National Catholic Register

Culture of Life

Return to Popular Piety, Faithful Families

Tips for Recommitting to Catholic Devotions at Easter and Always

BY Joseph Pronechen

Staff Writer

March 24-April 6, 2013 Issue | Posted 3/23/13 at 6:22 AM

 

Popular Catholic devotions once filled churches and were always part of one’s faith life in the course of the week.

People prayed the Rosary regularly, attended novenas, did consecrations to the Sacred Heart of Jesus and Immaculate Heart of Mary, venerated sacred images and relics and wore religious medals or a crucifix.

Much of that has waned in the last 40 years.

But this Year of Faith presents Catholics with the perfect time to bring back the popular piety and devotions that were never meant to be forgotten or ignored.

In 2001, when Blessed John Paul II addressed the plenary meeting of the Congregation for Divine Worship and the Discipline of the Sacraments, he said: "Genuine forms of popular piety, expressed in a multitude of different ways, derive from the faith and, therefore, must be valued and promoted."

This faith-focused year gives us the chance to revive beloved devotions.

Father Andrew Apostoli, a Franciscan Friar of the Renewal and EWTN television host, gives some reasons why.

"We’ve been blessed with this Year of Faith in which we’re being encouraged to renew our faith and grow in it so that our relationship to God will deepen and our growth in holiness will be strengthened," he said. "As the Council of Trent said: Faith is the beginning, foundation and the measure of the Christian life."

Father Apostoli explained that we can only love God to the degree we believe in him and the degree God becomes very real in our lives through the truth the Church teaches.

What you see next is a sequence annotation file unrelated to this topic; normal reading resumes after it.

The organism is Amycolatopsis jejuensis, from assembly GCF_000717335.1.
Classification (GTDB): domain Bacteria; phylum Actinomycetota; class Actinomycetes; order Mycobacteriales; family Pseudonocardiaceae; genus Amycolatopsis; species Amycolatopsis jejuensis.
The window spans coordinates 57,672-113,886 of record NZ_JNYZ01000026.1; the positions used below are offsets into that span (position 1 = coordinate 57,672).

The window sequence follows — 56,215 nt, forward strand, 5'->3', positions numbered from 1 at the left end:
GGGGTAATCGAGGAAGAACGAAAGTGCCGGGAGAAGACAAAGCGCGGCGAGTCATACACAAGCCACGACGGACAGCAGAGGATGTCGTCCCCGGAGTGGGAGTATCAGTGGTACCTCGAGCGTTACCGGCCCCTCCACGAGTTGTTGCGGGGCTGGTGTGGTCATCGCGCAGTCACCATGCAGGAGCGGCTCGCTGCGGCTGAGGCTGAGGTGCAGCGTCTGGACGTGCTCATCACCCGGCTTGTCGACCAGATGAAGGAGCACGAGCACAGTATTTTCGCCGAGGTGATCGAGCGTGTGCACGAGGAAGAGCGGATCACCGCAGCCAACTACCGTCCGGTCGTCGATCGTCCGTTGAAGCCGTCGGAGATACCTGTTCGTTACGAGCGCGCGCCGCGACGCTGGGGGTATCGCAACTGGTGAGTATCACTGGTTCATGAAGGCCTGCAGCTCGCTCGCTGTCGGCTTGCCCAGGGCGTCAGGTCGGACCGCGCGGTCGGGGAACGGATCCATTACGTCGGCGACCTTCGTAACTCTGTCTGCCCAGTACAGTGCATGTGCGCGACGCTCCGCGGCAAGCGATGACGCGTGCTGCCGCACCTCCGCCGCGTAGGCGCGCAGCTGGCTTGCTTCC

Although we entrust our lives to God as Catholics, the priest added, "because we are creatures of body and soul, we need concrete expressions of our faith that make the things we believe in that are unseen become somewhat more tangible through external signs and helps to our devotion. This is why we have devotions in the Catholic Church."

Continued Father Apostoli: "We need these expressions so that the mysteries or teachings of our Church do not remain merely intellectual beliefs. They must affect us in our whole being, and that’s where devotion is such a strong impetus."

For example, we believe by faith that Jesus is in the Blessed Sacrament and that the Holy Sacrifice of the Mass is the supreme act of love and adoration of God because it is Christ renewing his sacrifice on the cross.

But we have devotions like Benediction and Eucharistic adoration to foster a deeper personal union and love for Christ in the Most Blessed Sacrament.

"We also believe by our faith that Christ suffered and died on the cross for our salvation. So when we practice a devotion like the Stations of the Cross, our love and gratitude for Christ’s suffering grows immensely because the practice of the Stations of the Cross helps us to recognize in a more personal and concrete way what Jesus actually went through in his suffering and death," Father Apostoli explained.

"Through faith, we also have great love for the Blessed Mother because of her part in the plan of salvation, both through the Incarnation, in which she conceived Christ through the power of the Holy Spirit, and also by her role at the foot of the cross in joining with Christ and his sufferings for our redemption — and now as an intercessor of grace for all of her children," he said.

"When we pray the Rosary she herself has asked for so many times at Fatima or honor her with other devotions, such as the May crowning, our personal love and piety for Mary as our Mother and intercessor becomes more concrete in our lives."

At the same time, we use our statues of the Blessed Mother and the saints to remind us of who they are, just as we use photos of our loved ones. We don’t worship the statues, just as we don’t worship the photos of loved ones. Statues and other images of saints remind us of the people we honor and love but who are now hidden from our eyes in heaven.

"Same goes for wearing the Miraculous Medal, the scapular of Our Lady of Mount Carmel and other similar religious symbols of the faith that we use to remind us of God’s presence and protection on our lives or to seek protection of Our Lord and his holy Mother," Father Apostoli said. "The novenas we make in preparation for feasts such as Divine Mercy stir up the working of the Holy Spirit in us through our personal piety. Our personal piety then will enliven our commitment to the mysteries of the Catholic faith."